On the flip side, there are the games that prioritize narrative too much, or simply devalue their own gameplay with extraneous content. From Hideo Kojima’s own gameography, this is a mistake he clearly made with Metal Gear Solid 4: Guns of the Patriots. Even from this decade, it can be argued that what little importance Metal Gear Solid V: The Phantom Pain placed on the story ended up hurting it in the long run because it distracted from the core gameplay loop. There’s a reason so many developers follow similar game structures and build off similar foundations: they’re reliable, they get the job done, and it does result in great games. Both The Last of Us and God of War (2018) are clear examples of how mechanically homogenous & predictable games have gradually become this past decade, but they’re still great games.
Death Stranding is one of the slowest AAA titles to release in quite a long time.
Death Stranding is most comparable to Metal Gear Solid V: The Phantom Pain and perhaps The Legend of Zelda: Breath of the Wild, but really only on the most surface of levels. Death Stranding has AAA backing, but it has the creativity and ingenuity of a modern indie. While AAA developers have lined up for uniformity, the indie half of the medium has arguably never been better. Those who grew up alongside video games are now developing their own, calling back to and even evolving forgotten genres. All the while, AAA games only move closer to the Disneyfication of movie production– hit all the key demographics, make it “accessible” for everyone, and make sure there are no real ideals or beliefs. No need to upset potential consumers, right?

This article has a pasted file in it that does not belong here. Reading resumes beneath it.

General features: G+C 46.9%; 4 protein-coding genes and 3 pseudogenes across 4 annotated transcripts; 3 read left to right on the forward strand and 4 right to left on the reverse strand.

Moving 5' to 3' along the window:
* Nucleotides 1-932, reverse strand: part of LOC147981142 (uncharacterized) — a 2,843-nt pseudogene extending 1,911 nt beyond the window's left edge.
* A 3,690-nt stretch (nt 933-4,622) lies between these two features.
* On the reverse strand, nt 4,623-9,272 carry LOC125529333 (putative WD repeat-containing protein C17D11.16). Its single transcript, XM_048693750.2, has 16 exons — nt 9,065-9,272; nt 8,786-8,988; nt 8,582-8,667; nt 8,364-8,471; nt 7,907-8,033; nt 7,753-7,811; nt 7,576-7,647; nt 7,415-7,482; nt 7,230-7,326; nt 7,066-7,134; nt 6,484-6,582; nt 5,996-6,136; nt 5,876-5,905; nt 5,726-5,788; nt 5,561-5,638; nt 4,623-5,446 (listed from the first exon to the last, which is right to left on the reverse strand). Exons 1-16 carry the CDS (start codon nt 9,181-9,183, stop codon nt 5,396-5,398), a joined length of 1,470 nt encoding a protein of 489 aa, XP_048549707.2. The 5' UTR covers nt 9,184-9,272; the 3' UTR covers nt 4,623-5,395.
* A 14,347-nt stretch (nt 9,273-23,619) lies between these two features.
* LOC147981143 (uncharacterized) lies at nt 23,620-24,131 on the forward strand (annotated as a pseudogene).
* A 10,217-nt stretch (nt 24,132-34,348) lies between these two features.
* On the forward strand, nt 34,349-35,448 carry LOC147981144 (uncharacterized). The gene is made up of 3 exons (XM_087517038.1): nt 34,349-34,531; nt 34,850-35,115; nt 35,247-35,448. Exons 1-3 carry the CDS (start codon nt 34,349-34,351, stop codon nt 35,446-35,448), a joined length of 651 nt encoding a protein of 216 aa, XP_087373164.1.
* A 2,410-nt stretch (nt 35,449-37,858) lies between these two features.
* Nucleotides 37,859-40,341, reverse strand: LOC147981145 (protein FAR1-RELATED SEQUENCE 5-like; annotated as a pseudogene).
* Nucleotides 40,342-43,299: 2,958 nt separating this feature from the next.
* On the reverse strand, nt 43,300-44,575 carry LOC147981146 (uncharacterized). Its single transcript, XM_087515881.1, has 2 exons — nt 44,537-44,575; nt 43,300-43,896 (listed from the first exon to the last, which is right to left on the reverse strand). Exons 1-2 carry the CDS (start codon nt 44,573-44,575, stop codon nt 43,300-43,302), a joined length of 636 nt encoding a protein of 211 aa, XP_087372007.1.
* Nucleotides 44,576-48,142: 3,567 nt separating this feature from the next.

It shouldn’t be forgotten that Death Stranding was backed by Sony and developed by a massive development team, but Hideo Kojima’s direction is far more in-line with the modern indie scene than that of his AAA cohorts. Death Stranding is one of the slowest AAA titles to release in quite a long time. It’s slow to start, slow to pick up, and even the core gameplay loop is slow. It takes hours before players get their first vehicle, and even longer before they finally get a weapon. Death Stranding saves its actual core gameplay loop for so late in the experience that it’s not unreasonable to suggest the game sees an entire genre shift halfway through. But that’s missing the point. Death Stranding’s “genre shift” is only going to feel so for those who don’t want to engage with the first half’s crawl– those who just want to play with a toy.
Of course, just wanting something simple and immediately engaging to play is fair enough. For working adults with limited time to play a game, in particular, but not every game is going to resonate with everyone, even if a game like Death Stranding is designed for anyone. Death Stranding seems inaccessible & foreign in a generation where every big genre release plays like the last, but between a myriad of difficulty options and an online system designed to make the player’s life easier– one that works & works well– Death Stranding takes the medium’s interactivity to its next logical step: connectivity. Real connectivity, though. A connection that goes beyond playing against or with someone for a few minutes.